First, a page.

With the US economy settled in a fitful, sluggish recovery, it seems increasingly likely its natural growth rate is lower than in the past.
Maybe the twin drags of financial sector deleveraging and an ageing population will make US investors do what years of exhorting by their financial advisers failed to achieve: reconsider the domestic bias of their portfolios and look to the developing world.
It is worth pausing, however, to ask: are we investing the right way in overseas markets? The answer may be no.
“Essentially nobody is getting what they think they are investing in,” says Rob Lovelace, manager of the $24bn New World fund at American Funds, and he is right. Traditional emerging markets investing, based on separating companies by country of origin, does not necessarily get at the reasons investors are excited about the developing world growth story.
Rising living standards in China and elsewhere are leading to strong demand for luxury goods and consumer brands, many of which are developed by western companies. Emerging market stock markets, meanwhile, skew heavily to older domestic companies, often heavily regulated, many state owned.
Investors who bought the MSCI China index at inception in 1992 are sitting on a gut-wrenching 48 per cent loss, even though the country’s GDP is up 1,780 per cent. China is an extreme case, skewed by technical factors. But among the 10 largest countries in the MSCI Emerging Markets index, the average correlation of stock market performance to GDP growth is only 0.73, where 1.00 would be perfect correlation, according to a BlackRock.
“If you really want to get at the emerging markets opportunity, it is a strange limitation to only invest in companies that are listed in these countries,” Mr Lovelace says. “I want to be able to invest in the Nestlés of the world. About 40 per cent of Nestlé’s revenue comes from emerging markets.”
Developed market stock markets also suffer mislabelling. An estimated 47 per cent of revenues at S&P 500 companies are generated outside the US. Investors betting on the eurozone recovery are finding a poor proxy in European stock markets, whose companies generate a similar proportion of sales elsewhere.
The solution appears to be a new class of indices that aim to reflect their members’ economic exposure to different regions and countries, rather than where a company has listed its shares or screwed a brass plaque to a door.
MSCI, Russell and Stoxx have all developed regional or country-by-country indices whose members get large proportions of their revenue from a geography. Morningstar is considering launching a similar product. Ultimately there could be exchange traded funds tracking these indices, while active EM managers could use them as benchmarks.
As well as a “does what it says on the tin” justification, investing by economic exposure could open EMs to investors with caps on investing outside their home market, depending on how these new index families are sliced and diced.
Above all, economic exposure indices could damp the volatility of emerging markets investing. EM stock markets tend to get bid up by foreigners during times of euphoria, and swing wildly to the downside when foreign capital threatens to flee, especially if countries have a history of imposing capital controls.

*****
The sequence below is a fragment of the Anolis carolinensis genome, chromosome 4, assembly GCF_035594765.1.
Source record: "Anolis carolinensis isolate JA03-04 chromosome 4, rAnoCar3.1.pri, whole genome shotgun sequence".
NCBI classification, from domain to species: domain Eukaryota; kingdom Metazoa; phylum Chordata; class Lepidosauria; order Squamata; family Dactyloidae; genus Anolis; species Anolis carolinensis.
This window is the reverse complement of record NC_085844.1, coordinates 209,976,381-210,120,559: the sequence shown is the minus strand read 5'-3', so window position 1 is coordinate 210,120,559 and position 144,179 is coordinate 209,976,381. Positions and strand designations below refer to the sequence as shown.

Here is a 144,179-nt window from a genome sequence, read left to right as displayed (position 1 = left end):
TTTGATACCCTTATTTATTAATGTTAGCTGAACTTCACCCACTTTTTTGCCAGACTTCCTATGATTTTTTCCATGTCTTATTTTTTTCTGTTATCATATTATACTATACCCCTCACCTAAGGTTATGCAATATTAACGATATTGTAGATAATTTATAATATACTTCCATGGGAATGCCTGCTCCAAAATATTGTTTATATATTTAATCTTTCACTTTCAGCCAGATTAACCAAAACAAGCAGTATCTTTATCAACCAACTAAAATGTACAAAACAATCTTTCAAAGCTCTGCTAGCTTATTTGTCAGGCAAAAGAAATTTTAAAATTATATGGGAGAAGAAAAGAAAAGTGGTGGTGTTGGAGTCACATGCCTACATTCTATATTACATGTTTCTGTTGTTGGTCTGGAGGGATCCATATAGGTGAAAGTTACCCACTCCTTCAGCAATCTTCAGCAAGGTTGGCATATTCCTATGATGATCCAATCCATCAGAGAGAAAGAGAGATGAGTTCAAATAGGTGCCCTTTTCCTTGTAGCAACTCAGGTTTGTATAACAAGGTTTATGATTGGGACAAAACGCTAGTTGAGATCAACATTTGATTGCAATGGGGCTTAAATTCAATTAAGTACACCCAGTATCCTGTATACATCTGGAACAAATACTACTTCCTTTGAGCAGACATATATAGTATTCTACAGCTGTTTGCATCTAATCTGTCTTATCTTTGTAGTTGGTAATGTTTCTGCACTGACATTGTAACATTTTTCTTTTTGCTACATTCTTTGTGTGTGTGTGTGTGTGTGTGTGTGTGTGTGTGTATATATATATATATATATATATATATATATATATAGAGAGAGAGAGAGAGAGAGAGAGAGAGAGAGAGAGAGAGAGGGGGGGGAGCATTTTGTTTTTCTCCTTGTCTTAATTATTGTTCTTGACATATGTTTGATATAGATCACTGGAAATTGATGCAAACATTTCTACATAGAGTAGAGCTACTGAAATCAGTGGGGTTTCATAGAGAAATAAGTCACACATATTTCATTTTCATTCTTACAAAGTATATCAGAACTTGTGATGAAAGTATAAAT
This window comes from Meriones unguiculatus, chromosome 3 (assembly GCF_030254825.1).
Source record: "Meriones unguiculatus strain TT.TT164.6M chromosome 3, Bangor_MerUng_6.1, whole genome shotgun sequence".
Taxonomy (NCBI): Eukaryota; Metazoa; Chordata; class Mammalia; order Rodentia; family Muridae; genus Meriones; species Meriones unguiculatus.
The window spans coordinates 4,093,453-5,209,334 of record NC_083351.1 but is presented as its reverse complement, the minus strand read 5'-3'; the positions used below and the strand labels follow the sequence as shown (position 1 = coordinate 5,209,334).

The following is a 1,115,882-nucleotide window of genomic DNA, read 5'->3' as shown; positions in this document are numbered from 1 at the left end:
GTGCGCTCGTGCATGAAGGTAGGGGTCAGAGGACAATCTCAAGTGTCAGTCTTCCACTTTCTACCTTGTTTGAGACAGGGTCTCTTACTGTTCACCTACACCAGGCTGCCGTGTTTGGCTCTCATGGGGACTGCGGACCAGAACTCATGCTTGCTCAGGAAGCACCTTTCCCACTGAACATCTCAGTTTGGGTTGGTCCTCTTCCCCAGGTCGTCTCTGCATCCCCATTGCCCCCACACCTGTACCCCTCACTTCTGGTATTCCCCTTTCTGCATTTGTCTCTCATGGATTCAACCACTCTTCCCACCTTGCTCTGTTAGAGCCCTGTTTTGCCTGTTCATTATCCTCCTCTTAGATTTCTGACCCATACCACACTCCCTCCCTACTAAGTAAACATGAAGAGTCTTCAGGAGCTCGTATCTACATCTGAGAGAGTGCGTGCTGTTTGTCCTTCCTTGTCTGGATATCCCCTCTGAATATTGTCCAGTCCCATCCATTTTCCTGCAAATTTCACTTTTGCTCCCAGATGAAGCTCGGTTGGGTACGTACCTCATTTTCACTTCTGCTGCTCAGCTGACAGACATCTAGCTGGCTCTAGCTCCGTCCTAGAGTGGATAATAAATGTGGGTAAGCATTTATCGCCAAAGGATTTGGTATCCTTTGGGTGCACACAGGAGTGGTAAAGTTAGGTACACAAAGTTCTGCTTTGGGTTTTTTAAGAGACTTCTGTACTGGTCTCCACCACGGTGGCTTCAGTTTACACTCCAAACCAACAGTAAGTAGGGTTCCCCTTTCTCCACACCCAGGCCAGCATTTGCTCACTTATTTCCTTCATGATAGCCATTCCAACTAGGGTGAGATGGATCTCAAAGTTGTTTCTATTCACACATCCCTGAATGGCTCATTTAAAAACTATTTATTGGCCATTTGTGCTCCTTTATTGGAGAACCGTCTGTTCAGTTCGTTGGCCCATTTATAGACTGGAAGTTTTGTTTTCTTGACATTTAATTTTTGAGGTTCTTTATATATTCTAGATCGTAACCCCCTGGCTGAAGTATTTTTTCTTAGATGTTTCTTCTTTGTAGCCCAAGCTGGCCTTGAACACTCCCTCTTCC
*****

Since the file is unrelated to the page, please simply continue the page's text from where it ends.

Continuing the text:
The threat of such volatility appears to be elevated at the moment. EM stock markets are one of the asset classes puffed up on cheap money from western central banks’ quantitative easing programmes.
At the nadir of the EM swoon in February, after the US Federal Reserve began tapering QE, the traditional domestic company-only MSCI Emerging Markets index was down 8.4 per cent from the start of the year. The new economic exposure EM index, which includes multinational companies, was down a more muted 6.6 per cent. MSCI China was down 10.2 per cent in the same period, versus a fall of 5 per cent in MSCI’s Chinese economic exposure index.
As emerging market companies shop around internationally for welcoming stock markets on which to list – as China’s Alibaba has done – and the boundaries between developing and developed markets blur, the attractions of economic exposure investing ought to become more obvious.
There is some distance to go before it can become a reality, however, and the new benchmarks first have to be improved. Index providers are scrabbling to assemble revenue breakdowns from clues scattered across earnings reports and investor relations slideshows.
And for every Nestlé, which gives a revenue figure for its 11 most important countries, there are scores of companies that provide only cursory regional breakdowns, leaving MSCI and others guesstimating the numbers based on relative GDPs.
What is needed is for investors to push for more disclosure from multinational companies. That ought to be in companies’ interests, because it spotlights their EM growth credentials and potentially attracts a new class of shareholder. It is certainly in the interests of investors, who deserve to get something a little closer to what they think they are buying.
新世界基金(New World fund)是美洲基金(American Funds)旗下基金，规模为240亿美元。该基金经理人罗布?洛夫莱斯(Rob Lovelace)表示：“实际上没人知道自己正把钱投到什么地方。”他说得没错。传统的新兴市场投资方式建立在以总部所在国家划分企业的基础上，不一定能抓住投资者对投资于发展中世界增长故事感到激动的原因。
那些1992年从一开始就买入摩根士丹利资本国际(MSCI)中国指数的投资者痛苦地承受着48%的亏损，尽管同期中国的国内生产总值(GDP)增长了17.8倍。中国是一个极端例子，受到一些技术因素的扭曲。不过，根据黑岩(BlackRock)的说法，在MSCI新兴市场指数(MSCI Emerging Markets index)覆盖的10个最大国家中，股市表现与GDP增速的关联度平均只有0.73——1表示完美关联。